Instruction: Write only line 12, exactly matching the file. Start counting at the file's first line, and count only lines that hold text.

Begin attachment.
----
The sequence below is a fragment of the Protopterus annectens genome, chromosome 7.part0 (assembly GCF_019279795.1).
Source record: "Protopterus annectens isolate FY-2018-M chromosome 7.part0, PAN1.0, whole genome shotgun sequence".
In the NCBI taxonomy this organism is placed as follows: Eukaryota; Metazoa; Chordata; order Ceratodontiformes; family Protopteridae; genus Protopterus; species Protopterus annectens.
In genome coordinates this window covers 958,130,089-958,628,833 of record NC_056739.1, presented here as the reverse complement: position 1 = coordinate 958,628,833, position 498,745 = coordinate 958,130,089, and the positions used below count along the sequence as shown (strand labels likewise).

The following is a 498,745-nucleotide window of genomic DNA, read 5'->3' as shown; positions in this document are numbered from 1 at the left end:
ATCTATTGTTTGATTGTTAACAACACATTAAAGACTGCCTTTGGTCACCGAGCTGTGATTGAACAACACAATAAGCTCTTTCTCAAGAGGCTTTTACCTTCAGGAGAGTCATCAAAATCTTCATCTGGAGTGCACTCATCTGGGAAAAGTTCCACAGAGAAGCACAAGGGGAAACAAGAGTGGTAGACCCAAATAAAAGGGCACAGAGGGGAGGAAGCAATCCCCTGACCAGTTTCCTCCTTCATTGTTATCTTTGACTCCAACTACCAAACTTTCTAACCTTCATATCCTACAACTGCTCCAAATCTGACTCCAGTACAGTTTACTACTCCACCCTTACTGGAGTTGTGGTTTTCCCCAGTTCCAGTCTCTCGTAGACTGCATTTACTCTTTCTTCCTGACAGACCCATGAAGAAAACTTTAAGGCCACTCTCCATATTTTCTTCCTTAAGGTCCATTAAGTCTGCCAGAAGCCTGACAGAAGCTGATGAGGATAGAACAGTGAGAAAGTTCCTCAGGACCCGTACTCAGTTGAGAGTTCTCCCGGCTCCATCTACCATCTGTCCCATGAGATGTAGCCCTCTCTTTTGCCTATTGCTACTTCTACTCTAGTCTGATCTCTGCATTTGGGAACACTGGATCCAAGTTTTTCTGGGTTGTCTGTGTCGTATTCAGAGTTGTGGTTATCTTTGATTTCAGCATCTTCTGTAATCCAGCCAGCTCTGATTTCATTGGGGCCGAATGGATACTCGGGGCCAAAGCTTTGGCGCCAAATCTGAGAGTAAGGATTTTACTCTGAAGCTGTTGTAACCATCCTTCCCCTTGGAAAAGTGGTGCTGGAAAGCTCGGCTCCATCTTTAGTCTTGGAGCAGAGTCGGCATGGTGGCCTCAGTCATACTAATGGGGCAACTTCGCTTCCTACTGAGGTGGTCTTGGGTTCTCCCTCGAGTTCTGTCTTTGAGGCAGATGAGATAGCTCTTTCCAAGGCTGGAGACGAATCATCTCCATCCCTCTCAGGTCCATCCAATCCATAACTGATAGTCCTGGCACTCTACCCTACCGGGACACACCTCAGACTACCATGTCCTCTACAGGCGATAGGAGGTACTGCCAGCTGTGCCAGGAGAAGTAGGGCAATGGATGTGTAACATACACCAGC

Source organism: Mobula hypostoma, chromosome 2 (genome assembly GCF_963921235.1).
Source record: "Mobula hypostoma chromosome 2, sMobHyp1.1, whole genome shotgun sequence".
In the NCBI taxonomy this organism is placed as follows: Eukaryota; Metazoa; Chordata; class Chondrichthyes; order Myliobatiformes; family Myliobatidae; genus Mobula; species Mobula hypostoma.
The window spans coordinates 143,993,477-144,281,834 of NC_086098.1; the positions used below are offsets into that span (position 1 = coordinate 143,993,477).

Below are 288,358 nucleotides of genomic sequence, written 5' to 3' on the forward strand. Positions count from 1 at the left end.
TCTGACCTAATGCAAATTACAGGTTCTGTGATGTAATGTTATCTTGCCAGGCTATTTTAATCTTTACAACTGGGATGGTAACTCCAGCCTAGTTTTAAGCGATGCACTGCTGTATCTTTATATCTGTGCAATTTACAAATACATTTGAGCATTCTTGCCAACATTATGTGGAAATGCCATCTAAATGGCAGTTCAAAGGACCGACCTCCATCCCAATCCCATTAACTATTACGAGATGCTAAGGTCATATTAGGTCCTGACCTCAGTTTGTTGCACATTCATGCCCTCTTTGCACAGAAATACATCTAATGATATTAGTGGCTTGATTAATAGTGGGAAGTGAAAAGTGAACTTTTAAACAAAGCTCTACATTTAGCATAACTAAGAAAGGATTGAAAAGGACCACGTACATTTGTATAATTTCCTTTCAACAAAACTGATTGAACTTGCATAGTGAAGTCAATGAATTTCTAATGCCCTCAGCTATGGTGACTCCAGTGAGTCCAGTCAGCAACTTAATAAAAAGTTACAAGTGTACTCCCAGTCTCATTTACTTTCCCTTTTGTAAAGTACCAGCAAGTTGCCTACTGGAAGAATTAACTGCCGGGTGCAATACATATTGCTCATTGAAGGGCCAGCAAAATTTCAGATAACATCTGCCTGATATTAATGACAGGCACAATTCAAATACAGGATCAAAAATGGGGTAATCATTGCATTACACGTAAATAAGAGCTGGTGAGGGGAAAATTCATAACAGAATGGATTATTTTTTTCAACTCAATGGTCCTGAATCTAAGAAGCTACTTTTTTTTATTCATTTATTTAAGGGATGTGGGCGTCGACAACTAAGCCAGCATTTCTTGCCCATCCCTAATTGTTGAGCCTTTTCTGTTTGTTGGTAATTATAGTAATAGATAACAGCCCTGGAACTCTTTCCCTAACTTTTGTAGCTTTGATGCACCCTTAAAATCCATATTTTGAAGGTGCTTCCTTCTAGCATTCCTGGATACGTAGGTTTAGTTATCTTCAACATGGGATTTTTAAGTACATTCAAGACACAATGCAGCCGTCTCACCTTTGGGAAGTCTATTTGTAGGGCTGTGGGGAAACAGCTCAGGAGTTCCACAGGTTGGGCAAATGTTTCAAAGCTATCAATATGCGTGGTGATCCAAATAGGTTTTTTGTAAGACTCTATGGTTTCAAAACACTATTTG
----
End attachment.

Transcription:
TCTGACCTAATGCAAATTACAGGTTCTGTGATGTAATGTTATCTTGCCAGGCTATTTTAATCTTTACAACTGGGATGGTAACTCCAGCCTAGTTTTAAGCGATGCACTGCTGTATCTTTATATCTGTGCAATTTACAAATACATTTGAGCATTCTTGCCAACATTATGTGGAAATGCCATCTAAATGGCAGTTCAAAGGACCGACCTCCATCCCAATCCCATTAACTATTACGAGATGCTAAGGTCATATTAGGTCCTGACCTCAGTTTGTTGCACATTCATGCCCTCTTTGCACAGAAATACATCTAATGATATTAGTGGCTTGATTAATAGTGGGAAGTGAAAAGTGAACTTTTAAACAAAGCTCTACATTTAGCATAACTAAGAAAGGATTGAAAAGGACCACGTACATTTGTATAATTTCCTTTCAACAAAACTGATTGAACTTGCATAGTGAAGTCAATGAATTTCTAATGCCCTCAGCTATGGTGACTCCAGTGAGTCCAGTCAGCAACTTAATAAAAAGTTACAAGTGTACTCCCAGTCTCATTTACTTTCCCTTTTGTAAAGTACCAGCAAGTTGCCTACTGGAAGAATTAACTGCCGGGTGCAATACATATTGCTCATTGAAGGGCCAGCAAAATTTCAGATAACATCTGCCTGATATTAATGACAGGCACAATTCAAATACAGGATCAAAAATGGGGTAATCATTGCATTACACGTAAATAAGAGCTGGTGAGGGGAAAATTCATAACAGAATGGATTATTTTTTTCAACTCAATGGTCCTGAATCTAAGAAGCTACTTTTTTTTATTCATTTATTTAAGGGATGTGGGCGTCGACAACTAAGCCAGCATTTCTTGCCCATCCCTAATTGTTGAGCCTTTTCTGTTTGTTGGTAATTATAGTAATAGATAACAGCCCTGGAACTCTTTCCCTAACTTTTGTAGCTTTGATGCACCCTTAAAATCCATATTTTGAAGGTGCTTCCTTCTAGCATTCCTGGATACGTAGGTTTAGTTATCTTCAACATGGGATTTTTAAGTACATTCAAGACACAATGCAGCCGTCTCACCTTTGGGAAGTCTATTTGTAGGGCTGTGGGGAAACAGCTCAGGAGTTCCACAGGTTGGGCAAATGTTTCAAAGCTATCAATATGCGTGGTGATCCAAATAGGTTTTTTGTAAGACTCTATGGTTTCAAAACACTATTTG